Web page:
You might wonder what Fishscale Girl is doing these days in Iowa.  To find out, you can follow her on her very own blog.  To find out more about the books, you can take a peek at the characters and also the lesson CD at Ann Hailey's website.  You will not only learn more about the books, but will also be able to purchase a copy and learn about Ann Hailey's support programs, which arose from writing these books.

Baski, Volume 1
Flora, Veronika, and Miriam have really enjoyed the books and go back to them frequently.  The older children find some similarities to some of the Maryknoll Magazine articles we read regularly, where they have encountered native communities from South America.  I was very much reminded of a Swiss picture book series called Baski, which my younger brothers enjoyed immensely when they came out about 30 to 40 years ago.  (I was already older then).  They tell the adventures of a little wooden doll in ten volumes.  Volume 3 is about Baski's adventures in the jungle.  They also feature photographs of the little doll.  But they're in German, of course. 

These Fishscale Girl books would make great gifts for younger children.  They can be used in bilingual education programs.  They would be a very useful addition to a homeschooling library when studying Spanish, South America, or environmental issues.  For children dealing with moves or separation, Fishscale Girl can be an excellent example of a positive way of dealing with those situations.  But even adult readers will probably be touched by the loving way these books have been made and by the thoughtfulness that is hidden in their pages.  Thank you Ann, for sharing these books with us.  I hope they will become popular with children near and far.   


  1. Thank you for this review. This is something my daughter would enjoy. She likes South America, especially the Amazon rain forest.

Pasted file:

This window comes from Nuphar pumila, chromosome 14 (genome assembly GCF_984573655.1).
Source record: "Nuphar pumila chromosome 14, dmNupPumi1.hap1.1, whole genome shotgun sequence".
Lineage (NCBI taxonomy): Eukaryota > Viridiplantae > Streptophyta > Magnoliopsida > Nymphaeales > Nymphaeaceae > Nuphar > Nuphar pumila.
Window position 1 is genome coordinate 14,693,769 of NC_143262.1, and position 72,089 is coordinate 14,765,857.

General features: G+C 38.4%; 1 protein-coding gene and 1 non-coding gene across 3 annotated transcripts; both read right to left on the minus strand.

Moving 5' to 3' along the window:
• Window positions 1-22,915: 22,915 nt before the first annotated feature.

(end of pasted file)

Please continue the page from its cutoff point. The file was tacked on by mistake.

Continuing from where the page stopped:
Did you know that there were many German settlements in South America? I think Paraguay had ones of the biggest. Many people there are originally of German heritage. When I lived in Venezuela(late 70's), there was a traditional German village in the mountains called Colonia Tovar. We used to go there to have lunch and buy their beautiful hand blown glass work.

  2. One of my history teachers in high school in Germany had relatives in South America. My grandmother and her sister were born in Brazil of German speaking parents. (My great-grandfather was a German Russian). They left when they were about eleven years old. They lived in Rio de Janeiro. It's so funny to picture Germans there, especially German villages. Did people still speak German in Colonia Tovar? That must have been so interesting.

  3. How interesting! I lived in Rio as a toddler, between the ages of 18 months and about four. I have vivid memories of my home there. My sister attended the British school in Rio.

    Colonia Tovar is up in the mountains, and all the architecture is authentically German with the high pitched roofs. It's a big tourist destination and in the middle of a national park. They do speak German there, a dialect of the Black Forest area.

  4. Do you remember the bananas? My grandmother never forgot the bananas. She would not buy bananas in Germany because they didn't taste right! I think my grandmother and her sister went to a Brazilian school and not a German school, but I'm not sure. I don't even know if there is anybody left to ask about this detail.

    Thanks for the link about Conlonia Tovar. So some people from the Black Forest settled there. Even some of the signs are in German. That's so strange to see! It looks very authentic, though.

  5. For me it is the fruit juices, especially the oranges that they peeled and juiced for you on the street. I can't find mangoes or papaya in the U.S. that taste the same. The fried plantains where very good too. I miss all the colors of the tropics in South America, and the vibrant people who reflect these colors.

  6. Oh, my grandmother also liked those colors. She had a very colorful wall hanging in her bedroom that reminded her of Brazil.